And even if he plans to make it publicly available, we don't know where he lives. Several countries do not recognize software patents, which would make the whole point moot. I guess it's better to focus on the (very interesting) technical details instead of legal ones.

dorbie
01-07-2004, 08:31 PM
Definitely, it's just in this case it's an interesting point curiosity for a few people.

Robert Osfield
01-11-2004, 07:14 AM
Originally posted by jlamanna:
I'm curious if anyone here has tried OpenSceneGraph's PagedLOD stuff.

There's not much documentation on it, but there are a few examples.

Implementation first, then documentation :-)

PagedLOD and the associated DatabasePager are still very much in development, with a number of improvements to both found the in the latest CVS of the OSG. The TerraPage plugin is now based on PagedLOD, and there a couple more examples, so I'd recomending having a look at that.

Relevant to the original question in this thread there is the osbluemarble example which slices up the Nasa blue marble data into a hierarchy of PagedLOD'd files which contain both geometry and texture. I have played with using larger texture and smaller number of LOD levels vs smaller texture but more LOD levels and have found that 256x256 texture results in the most solid framerates. 512x512 textures result in a greater numer of framedrops since its more likely that the download time pushes you over the edge of getting everything downloaded and drawn in each frame. So bigger is definately not better.

The number of texture binds really is not an issue with the smaller size of texture, lets face it doesn't take many 256x256 textures to fill the screen and this is around the number of textures you'll need to be bound for drawing the terrain for any one frame. Reusing texture objects is obviously a must.

The other item which I have found really important to getting solid framerate is use of compressed textures, it reduces bandwidth from disk to main memory, from main memory to graphics card, and then finally memory foot print down on the graphics card.

Robert.

dorbie
01-11-2004, 05:07 PM
It's not (just) state changes that are the performance concern with small textures, there are other nasty implications for bandwidth due to the lack of contiguous memory transfer. That includes disk i/o and downloads to graphics. On the other side of the problem larger textures, although they might give better theoretical throughput, tend increase the footprint of the moving window and increase the load and space used. Finding the sweetspot to maximize the rate at which the 'window' can move is the key to optimizing this. It is a moving target which will change as hardware evolves. FWIW - I wouldn't necessarily call 256x256 small, some solutions subload textures in sections down to 8 pixels.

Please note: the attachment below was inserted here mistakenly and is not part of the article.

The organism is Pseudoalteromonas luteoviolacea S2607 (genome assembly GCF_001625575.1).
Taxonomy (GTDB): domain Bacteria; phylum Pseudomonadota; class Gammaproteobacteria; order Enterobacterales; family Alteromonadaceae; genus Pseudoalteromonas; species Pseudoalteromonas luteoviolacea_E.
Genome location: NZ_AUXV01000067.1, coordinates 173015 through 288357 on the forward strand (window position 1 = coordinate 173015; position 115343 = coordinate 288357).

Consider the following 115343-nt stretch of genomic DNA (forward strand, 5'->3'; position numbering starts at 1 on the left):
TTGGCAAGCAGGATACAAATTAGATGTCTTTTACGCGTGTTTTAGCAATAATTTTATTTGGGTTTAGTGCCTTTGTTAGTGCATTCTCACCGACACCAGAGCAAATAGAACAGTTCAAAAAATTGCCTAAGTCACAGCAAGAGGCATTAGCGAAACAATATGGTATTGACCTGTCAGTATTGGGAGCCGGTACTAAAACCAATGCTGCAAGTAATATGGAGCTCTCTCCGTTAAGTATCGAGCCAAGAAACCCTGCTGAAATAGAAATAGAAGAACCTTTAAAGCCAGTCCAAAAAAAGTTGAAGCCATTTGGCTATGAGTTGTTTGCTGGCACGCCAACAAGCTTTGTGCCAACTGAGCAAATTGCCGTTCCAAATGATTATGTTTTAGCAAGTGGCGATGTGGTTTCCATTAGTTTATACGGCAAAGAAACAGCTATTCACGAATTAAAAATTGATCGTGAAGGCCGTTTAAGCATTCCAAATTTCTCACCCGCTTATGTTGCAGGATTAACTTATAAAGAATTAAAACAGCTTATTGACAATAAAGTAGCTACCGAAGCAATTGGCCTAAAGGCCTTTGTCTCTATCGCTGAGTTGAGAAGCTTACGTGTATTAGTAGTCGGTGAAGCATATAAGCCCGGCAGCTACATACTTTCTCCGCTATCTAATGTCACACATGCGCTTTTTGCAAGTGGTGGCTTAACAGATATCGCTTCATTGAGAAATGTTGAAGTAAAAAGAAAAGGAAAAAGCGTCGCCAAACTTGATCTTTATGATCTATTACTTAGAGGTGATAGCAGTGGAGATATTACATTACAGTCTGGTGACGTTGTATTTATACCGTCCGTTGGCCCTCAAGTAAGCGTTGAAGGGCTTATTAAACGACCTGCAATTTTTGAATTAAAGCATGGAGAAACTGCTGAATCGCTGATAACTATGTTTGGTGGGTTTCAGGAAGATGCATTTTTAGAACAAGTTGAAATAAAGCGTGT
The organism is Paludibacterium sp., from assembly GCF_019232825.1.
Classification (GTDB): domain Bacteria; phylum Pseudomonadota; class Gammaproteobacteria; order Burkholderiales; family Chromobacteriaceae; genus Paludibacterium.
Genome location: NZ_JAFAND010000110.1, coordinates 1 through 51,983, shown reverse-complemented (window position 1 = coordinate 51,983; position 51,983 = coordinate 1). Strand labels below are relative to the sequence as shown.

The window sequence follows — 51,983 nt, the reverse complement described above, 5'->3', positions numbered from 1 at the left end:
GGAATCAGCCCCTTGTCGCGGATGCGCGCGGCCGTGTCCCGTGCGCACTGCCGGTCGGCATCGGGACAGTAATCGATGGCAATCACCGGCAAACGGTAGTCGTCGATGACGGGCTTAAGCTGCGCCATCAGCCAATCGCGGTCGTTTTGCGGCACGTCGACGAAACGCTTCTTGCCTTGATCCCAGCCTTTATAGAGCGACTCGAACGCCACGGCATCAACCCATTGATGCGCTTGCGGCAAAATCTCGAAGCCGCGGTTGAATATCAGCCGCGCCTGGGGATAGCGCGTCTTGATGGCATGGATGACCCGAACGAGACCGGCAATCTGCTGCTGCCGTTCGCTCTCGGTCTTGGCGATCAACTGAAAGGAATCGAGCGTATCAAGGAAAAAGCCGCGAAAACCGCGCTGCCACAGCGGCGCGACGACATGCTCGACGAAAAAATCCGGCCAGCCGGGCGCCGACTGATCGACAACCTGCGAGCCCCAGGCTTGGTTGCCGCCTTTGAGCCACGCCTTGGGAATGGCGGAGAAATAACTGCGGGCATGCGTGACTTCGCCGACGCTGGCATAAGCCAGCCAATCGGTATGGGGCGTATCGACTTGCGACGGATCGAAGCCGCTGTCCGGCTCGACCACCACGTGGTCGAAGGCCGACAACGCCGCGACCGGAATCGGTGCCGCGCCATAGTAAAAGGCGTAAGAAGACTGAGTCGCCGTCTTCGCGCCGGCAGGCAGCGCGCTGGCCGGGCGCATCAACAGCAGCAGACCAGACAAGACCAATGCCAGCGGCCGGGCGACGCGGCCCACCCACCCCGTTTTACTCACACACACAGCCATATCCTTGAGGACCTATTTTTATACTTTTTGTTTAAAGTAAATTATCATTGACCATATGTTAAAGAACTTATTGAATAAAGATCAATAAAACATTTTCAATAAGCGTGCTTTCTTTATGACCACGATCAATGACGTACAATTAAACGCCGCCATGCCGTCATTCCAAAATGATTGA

Any successful paging mechanism will attempt to throttle the performance of texture loads. Especially in a MIP mapped scenario. If you consider the paging demands over time across multiple MIP LODS they are very inconsistent with instantaneous load doubling and quadrupling etc as tiles across multiple MIP LODs align. Even a single level has problematic instantaneous load.

So the absolutely key mechanism to implement for decent performance is load management over time.

[This message has been edited by dorbie (edited 01-11-2004).]

SirKnight
01-11-2004, 07:19 PM
About packing small textures into one large texture. Here is a link to a discussion that was about that.
http://www.opengl.org/discussion_boards/ubb/Forum3/HTML/010037.html

I thought there was some good info there about the issue of having many small textures or packing them all or a lot of them into a larger one.


-SirKnight

dorbie
01-12-2004, 12:20 AM
That seems like a different subject to me.

Robert Osfield
01-12-2004, 03:53 AM
Originally posted by dorbie:
That seems like a different subject to me.

Seems like exact opposite subject to me http://www.opengl.org/discussion_boards/ubb/smile.gif